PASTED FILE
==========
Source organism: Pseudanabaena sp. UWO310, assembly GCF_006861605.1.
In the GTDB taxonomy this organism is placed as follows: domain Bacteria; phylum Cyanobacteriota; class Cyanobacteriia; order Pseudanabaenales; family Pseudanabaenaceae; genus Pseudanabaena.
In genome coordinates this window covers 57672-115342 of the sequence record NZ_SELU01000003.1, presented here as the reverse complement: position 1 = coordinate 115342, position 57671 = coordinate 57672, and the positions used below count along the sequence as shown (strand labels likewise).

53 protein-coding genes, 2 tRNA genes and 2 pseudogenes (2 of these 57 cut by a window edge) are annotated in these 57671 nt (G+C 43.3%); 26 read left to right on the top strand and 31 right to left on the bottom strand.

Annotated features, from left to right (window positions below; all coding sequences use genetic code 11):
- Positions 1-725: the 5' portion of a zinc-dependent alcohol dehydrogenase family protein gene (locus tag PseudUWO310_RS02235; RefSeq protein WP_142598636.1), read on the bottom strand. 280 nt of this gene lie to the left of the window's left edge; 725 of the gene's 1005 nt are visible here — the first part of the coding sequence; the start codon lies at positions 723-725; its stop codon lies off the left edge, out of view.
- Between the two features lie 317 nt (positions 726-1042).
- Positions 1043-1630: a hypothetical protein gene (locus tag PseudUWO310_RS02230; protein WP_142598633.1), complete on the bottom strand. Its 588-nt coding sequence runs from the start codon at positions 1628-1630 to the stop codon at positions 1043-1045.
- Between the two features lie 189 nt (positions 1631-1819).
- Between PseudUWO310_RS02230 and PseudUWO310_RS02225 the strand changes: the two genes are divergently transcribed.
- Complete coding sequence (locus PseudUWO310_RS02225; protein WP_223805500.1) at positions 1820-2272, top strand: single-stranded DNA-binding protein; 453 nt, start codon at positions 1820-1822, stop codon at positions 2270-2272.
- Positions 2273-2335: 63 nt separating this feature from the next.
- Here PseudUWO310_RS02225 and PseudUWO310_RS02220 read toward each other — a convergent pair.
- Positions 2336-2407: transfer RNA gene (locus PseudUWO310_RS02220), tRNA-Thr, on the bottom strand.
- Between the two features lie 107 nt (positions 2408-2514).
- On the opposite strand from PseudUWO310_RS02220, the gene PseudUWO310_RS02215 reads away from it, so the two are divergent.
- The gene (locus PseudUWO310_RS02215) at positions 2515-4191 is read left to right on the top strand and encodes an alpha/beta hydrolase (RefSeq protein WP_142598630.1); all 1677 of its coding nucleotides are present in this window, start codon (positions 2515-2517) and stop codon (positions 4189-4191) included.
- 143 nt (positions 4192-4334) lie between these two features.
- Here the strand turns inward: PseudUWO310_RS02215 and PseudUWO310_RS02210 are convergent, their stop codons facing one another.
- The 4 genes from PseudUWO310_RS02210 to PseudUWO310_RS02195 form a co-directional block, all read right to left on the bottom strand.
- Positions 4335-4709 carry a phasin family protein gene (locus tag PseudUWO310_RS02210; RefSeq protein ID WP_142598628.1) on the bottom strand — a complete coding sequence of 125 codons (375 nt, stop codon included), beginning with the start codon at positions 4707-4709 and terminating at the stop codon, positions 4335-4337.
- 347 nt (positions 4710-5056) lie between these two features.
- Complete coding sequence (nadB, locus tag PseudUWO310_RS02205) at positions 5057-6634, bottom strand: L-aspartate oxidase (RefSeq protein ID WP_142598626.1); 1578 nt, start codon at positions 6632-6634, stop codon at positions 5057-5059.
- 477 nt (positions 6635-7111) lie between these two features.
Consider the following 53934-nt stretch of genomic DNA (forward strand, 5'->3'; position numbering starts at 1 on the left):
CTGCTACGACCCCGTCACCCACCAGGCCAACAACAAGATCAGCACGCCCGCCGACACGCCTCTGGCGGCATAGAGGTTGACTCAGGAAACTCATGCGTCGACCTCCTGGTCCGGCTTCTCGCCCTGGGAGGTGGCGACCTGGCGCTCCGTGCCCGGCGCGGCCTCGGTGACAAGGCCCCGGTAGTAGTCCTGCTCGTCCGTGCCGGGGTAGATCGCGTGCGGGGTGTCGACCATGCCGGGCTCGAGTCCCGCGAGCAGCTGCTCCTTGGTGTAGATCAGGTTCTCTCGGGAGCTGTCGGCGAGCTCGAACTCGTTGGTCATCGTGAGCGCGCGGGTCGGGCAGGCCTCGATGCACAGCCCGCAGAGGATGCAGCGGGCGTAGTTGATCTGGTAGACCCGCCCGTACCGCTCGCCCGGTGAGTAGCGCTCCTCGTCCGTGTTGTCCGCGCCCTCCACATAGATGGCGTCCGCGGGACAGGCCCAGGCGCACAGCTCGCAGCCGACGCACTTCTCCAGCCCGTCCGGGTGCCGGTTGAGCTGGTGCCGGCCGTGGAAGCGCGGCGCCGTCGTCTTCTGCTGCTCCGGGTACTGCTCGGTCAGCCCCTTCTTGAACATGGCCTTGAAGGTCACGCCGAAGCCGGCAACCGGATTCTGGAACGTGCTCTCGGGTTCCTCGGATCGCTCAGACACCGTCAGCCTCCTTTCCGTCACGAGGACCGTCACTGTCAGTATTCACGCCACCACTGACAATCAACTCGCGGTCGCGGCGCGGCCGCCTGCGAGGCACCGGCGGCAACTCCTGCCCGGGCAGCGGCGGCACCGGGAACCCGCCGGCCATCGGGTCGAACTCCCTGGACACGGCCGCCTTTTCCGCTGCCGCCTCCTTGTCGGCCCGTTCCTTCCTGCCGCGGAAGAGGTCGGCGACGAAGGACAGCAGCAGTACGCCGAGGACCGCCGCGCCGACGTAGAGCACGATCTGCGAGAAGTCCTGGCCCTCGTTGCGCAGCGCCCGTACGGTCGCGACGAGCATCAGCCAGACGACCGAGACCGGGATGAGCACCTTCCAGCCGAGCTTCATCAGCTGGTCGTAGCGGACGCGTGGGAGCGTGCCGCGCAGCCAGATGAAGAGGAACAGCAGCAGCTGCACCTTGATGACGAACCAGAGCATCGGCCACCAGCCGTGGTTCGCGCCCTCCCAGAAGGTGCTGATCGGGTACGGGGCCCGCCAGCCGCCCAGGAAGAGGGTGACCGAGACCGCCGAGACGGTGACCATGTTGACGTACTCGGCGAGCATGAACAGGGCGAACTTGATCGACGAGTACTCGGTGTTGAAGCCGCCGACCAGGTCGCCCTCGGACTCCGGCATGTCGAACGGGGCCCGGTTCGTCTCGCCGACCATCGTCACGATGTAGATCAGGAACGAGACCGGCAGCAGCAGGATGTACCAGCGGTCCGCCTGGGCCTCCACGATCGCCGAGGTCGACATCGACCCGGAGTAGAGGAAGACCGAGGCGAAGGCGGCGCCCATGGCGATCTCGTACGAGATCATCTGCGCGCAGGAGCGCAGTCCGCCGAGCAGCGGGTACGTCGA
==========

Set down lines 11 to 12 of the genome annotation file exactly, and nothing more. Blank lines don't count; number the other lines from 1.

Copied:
- Complete coding sequence (locus PseudUWO310_RS02225; protein WP_223805500.1) at positions 1820-2272, top strand: single-stranded DNA-binding protein; 453 nt, start codon at positions 1820-1822, stop codon at positions 2270-2272.
- Positions 2273-2335: 63 nt separating this feature from the next.